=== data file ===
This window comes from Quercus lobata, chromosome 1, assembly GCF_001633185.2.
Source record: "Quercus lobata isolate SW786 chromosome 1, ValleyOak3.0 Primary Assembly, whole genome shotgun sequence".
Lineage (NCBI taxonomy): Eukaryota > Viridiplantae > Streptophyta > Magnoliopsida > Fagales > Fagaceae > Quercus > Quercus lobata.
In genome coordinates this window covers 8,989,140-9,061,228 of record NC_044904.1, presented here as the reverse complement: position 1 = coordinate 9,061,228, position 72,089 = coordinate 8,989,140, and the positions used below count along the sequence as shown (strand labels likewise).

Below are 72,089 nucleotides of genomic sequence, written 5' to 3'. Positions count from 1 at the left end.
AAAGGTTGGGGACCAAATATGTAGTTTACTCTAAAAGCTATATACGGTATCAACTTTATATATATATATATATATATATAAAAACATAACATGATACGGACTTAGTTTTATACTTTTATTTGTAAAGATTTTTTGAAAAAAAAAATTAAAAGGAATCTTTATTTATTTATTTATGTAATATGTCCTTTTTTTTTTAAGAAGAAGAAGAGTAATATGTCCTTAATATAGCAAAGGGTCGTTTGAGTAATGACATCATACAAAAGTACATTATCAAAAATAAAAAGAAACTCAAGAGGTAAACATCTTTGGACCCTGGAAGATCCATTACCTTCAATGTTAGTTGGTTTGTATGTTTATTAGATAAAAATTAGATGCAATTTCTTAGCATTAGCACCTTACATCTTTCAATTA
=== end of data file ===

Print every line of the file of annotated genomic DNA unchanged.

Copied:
This window comes from Quercus lobata, chromosome 1, assembly GCF_001633185.2.
Source record: "Quercus lobata isolate SW786 chromosome 1, ValleyOak3.0 Primary Assembly, whole genome shotgun sequence".
Lineage (NCBI taxonomy): Eukaryota > Viridiplantae > Streptophyta > Magnoliopsida > Fagales > Fagaceae > Quercus > Quercus lobata.
In genome coordinates this window covers 8,989,140-9,061,228 of record NC_044904.1, presented here as the reverse complement: position 1 = coordinate 9,061,228, position 72,089 = coordinate 8,989,140, and the positions used below count along the sequence as shown (strand labels likewise).

Below are 72,089 nucleotides of genomic sequence, written 5' to 3'. Positions count from 1 at the left end.
AAAGGTTGGGGACCAAATATGTAGTTTACTCTAAAAGCTATATACGGTATCAACTTTATATATATATATATATATATATAAAAACATAACATGATACGGACTTAGTTTTATACTTTTATTTGTAAAGATTTTTTGAAAAAAAAAATTAAAAGGAATCTTTATTTATTTATTTATGTAATATGTCCTTTTTTTTTTAAGAAGAAGAAGAGTAATATGTCCTTAATATAGCAAAGGGTCGTTTGAGTAATGACATCATACAAAAGTACATTATCAAAAATAAAAAGAAACTCAAGAGGTAAACATCTTTGGACCCTGGAAGATCCATTACCTTCAATGTTAGTTGGTTTGTATGTTTATTAGATAAAAATTAGATGCAATTTCTTAGCATTAGCACCTTACATCTTTCAATTA